In the 1950s, a man in his mid-20s that had grown up watching WWII first hand said goodbye to his native Germany and went forward into a new life in the U.S.A. This working class man eventually married an American girl from Wyoming, became an American citizen, and fathered five sons. I am grateful to be one of those boys. My Dad is one of my personal pioneers.
In the late 1920s a farm wife from Illinois, living in rural Nebraska left the religion of her upbringing and joined the LDS Church. Although living on a remote farm made it difficult, she actively pursued her new faith and did massive amounts of family history research, long before modern conveniences such as computers (or even typewriters) were commonly available.
Later, one of her daughters served a mission for the church in Germany, where she came to know a young German. After this fellow emigrated to the U.S., they courted and eventually married. This would not have happened had not her mother become such a stalwart in the faith. My Grandmother is one of my pioneers. And so is my Mom, as she was the first person in our family to serve a mission for our church. It is unlikely that she and Dad would have even met had she not served a mission.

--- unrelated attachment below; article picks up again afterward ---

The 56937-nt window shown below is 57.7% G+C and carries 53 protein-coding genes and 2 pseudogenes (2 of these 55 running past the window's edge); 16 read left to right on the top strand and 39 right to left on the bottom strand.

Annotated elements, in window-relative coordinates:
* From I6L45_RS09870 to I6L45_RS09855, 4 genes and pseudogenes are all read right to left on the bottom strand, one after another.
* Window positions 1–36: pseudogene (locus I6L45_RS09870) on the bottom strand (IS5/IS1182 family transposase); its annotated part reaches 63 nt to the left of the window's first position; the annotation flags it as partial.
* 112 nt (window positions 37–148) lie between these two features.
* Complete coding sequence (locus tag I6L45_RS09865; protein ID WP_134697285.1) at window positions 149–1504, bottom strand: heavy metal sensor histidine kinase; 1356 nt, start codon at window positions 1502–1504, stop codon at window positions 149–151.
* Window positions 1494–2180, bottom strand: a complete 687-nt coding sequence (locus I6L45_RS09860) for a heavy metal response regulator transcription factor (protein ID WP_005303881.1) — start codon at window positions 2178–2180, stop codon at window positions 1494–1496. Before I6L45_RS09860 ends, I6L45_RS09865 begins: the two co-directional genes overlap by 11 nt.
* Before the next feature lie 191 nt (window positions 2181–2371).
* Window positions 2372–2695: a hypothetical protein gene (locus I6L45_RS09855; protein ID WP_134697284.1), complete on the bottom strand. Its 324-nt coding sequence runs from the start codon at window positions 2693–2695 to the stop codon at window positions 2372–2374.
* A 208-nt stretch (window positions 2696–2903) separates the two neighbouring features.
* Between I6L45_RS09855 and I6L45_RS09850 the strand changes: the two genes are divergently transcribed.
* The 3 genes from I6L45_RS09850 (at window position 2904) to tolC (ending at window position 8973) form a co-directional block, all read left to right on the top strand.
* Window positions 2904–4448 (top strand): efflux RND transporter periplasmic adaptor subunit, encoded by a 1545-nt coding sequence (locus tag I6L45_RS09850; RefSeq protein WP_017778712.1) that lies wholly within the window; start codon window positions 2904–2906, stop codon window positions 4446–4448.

Today is a state holiday in Utah. Pioneer Day commemorates the arrival of the first major company of Mormon pioneers in the Salt Lake Valley in 1847. Although it was a regular work day for me, I got to thinking about the people in my life that were pioneers. I owe them much.
I remember thinking this at the time you wrote a series of posts after your dad died - you really should publish a biography about your father.
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